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NEW YORK (
TheStreet) -- The Federal Deposit Insurance Corp. and the
Federal Reserve issued a joint press release on Friday announcing the procedure for receiving and evaluating initial resolution plans, known as "living wills."
Financial institutions with $250 billion or more in assets must submit the plans on Monday. These are the largest banks operating in the U.S. and includes those considered "too big to fail."
The living wills are supposed to outline how these banks can be unwound in an orderly fashion in a crisis. They're intended to prevent the kind of market chaos that followed the failures of
Bear Stearns and
The FDIC and Federal Reserve will review each living will to determine whether the plan is credible and facilitates an orderly bankruptcy.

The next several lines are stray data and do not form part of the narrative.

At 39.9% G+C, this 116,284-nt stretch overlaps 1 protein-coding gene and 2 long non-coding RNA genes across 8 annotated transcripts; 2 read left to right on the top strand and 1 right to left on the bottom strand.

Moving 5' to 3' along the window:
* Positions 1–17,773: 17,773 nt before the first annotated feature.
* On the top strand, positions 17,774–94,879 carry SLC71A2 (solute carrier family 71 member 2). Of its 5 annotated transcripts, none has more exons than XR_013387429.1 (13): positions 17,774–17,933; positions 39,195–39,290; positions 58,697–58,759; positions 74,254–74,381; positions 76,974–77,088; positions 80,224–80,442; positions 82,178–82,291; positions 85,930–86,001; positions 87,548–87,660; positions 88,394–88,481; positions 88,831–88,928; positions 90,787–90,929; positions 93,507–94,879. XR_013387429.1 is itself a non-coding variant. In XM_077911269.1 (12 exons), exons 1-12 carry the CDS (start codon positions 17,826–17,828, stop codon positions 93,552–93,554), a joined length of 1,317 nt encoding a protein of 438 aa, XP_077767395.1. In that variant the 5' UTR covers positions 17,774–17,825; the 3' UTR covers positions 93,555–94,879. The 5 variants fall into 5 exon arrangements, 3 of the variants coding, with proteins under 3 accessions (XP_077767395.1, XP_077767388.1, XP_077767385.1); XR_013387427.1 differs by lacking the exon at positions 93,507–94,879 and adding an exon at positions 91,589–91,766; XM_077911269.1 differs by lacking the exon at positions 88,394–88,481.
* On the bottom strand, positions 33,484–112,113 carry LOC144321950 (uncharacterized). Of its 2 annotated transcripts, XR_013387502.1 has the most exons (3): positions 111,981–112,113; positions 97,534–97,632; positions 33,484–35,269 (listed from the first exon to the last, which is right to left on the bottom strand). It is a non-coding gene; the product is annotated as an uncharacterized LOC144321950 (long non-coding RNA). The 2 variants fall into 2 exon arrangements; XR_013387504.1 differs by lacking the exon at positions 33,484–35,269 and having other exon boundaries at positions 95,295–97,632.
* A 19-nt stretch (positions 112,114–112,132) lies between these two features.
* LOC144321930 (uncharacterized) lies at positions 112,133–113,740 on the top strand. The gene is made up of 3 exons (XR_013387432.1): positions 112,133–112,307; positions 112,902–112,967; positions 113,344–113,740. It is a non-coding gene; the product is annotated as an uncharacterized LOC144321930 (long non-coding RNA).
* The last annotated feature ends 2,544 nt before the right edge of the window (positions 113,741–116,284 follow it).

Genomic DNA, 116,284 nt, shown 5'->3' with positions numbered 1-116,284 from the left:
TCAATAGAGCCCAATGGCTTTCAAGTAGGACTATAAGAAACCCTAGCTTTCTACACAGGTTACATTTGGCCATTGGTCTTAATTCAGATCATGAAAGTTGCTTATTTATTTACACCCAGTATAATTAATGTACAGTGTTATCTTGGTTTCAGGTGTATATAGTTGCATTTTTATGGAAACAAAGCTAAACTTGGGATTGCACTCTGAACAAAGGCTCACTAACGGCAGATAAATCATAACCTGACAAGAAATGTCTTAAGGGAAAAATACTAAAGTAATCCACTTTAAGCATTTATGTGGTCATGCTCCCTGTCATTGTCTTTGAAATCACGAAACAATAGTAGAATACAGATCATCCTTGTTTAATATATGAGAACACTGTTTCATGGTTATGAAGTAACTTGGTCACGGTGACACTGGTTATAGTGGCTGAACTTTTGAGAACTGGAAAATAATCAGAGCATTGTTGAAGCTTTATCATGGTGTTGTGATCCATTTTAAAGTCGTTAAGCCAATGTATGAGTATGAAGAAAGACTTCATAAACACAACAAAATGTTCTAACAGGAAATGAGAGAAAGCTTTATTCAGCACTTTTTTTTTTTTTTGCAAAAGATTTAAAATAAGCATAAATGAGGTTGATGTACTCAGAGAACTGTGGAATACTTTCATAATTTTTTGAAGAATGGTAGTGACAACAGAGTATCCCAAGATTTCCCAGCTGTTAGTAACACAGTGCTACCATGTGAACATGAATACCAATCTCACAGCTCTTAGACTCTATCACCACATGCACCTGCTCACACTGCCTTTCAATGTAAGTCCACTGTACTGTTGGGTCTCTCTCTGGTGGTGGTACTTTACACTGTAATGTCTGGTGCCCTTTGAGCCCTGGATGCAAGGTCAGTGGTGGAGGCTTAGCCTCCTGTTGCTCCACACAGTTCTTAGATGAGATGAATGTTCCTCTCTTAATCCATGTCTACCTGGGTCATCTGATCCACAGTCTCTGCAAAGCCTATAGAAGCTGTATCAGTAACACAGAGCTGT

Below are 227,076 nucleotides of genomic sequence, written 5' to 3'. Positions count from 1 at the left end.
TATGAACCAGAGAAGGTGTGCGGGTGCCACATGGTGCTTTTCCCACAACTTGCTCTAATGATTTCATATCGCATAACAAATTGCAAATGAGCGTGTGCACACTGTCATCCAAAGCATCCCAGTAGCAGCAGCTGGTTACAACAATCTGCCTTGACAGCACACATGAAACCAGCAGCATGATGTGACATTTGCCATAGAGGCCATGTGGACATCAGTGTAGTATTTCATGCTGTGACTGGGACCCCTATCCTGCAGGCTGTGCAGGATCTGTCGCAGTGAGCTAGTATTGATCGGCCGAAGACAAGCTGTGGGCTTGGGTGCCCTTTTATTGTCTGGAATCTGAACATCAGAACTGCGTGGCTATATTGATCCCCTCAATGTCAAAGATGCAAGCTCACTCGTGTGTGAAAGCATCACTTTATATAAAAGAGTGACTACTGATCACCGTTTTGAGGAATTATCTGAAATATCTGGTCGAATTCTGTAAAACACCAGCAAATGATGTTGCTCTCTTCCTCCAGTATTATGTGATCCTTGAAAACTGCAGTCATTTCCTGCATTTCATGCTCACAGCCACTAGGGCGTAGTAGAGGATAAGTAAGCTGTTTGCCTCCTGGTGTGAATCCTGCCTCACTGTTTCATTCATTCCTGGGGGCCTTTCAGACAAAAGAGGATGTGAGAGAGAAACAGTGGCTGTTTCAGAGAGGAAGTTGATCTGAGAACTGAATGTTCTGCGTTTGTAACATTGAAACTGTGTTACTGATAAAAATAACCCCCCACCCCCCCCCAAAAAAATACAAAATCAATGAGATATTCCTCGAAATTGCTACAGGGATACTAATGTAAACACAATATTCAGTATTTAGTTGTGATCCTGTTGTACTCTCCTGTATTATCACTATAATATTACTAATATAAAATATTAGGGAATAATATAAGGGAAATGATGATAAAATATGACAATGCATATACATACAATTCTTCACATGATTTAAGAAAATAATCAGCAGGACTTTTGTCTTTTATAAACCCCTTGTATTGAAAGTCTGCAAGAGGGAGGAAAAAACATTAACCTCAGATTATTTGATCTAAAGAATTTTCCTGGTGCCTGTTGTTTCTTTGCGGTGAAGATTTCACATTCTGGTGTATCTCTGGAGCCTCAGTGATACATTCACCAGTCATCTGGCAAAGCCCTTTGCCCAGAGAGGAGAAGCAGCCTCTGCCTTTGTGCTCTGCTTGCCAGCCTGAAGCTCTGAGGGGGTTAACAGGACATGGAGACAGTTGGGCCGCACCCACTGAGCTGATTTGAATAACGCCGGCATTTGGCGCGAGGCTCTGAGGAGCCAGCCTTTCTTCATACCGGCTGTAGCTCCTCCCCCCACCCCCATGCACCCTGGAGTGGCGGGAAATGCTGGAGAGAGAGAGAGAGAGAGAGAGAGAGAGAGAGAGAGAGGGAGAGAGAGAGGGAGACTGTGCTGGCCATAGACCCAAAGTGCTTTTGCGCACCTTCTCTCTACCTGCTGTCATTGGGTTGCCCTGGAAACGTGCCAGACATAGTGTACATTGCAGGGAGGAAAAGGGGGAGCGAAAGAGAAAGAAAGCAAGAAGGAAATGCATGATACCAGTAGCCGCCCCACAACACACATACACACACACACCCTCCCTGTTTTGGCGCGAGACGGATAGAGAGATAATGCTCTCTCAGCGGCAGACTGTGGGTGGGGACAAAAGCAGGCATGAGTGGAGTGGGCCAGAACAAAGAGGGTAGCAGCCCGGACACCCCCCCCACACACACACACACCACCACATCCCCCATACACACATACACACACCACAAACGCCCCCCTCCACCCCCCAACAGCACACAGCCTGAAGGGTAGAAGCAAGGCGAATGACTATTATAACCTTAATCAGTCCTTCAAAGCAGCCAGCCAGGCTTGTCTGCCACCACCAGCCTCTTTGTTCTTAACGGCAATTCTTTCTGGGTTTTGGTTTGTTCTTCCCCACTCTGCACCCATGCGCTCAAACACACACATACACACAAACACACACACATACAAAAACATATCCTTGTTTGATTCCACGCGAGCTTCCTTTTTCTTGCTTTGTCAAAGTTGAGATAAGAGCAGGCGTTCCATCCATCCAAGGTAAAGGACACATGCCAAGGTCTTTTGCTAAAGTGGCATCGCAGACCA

The program, which is mandated by the Dodd-Frank Wall Street Reform and Consumer Protection Act, will eventually cover all bank holding companies with assets of $50 billion or more and includes nonbank financial companies that are under the supervision of the Federal Reserve and FDIC. Updated living wills are required annually.
Each living will has two sections. One will be released to the public, and the other will be kept confidential.
The public section contains a description of the company's core businesses and information about assets, liabilities, capital, and major funding sources.
The public portions of the living wells that are submitted Monday will be released by the end of Tuesday.
Following is a table of information from the second-quarter 2012 FDIC Quarterly Banking Profile for the Big Institutions.
JPMorgan Chase(JPM - Get Report) ($35.73) is the largest FDIC-insured "too-big-to-fail" financial institution, with $1.976 trillion in assets.
The bank is rated a hold according to ValuEngine and is 21.1% undervalued, but it has limited upside over the next 12 months even though it has a price-to-earnings ratio of 8.4. How will JP Morgan explain its "London Whale" derivatives loss of $2 billion, which is projected to rise to $9 billion? My semiannual value level is $29.81 with semiannual and annual risky levels at $39.47 and $41.66, respectively.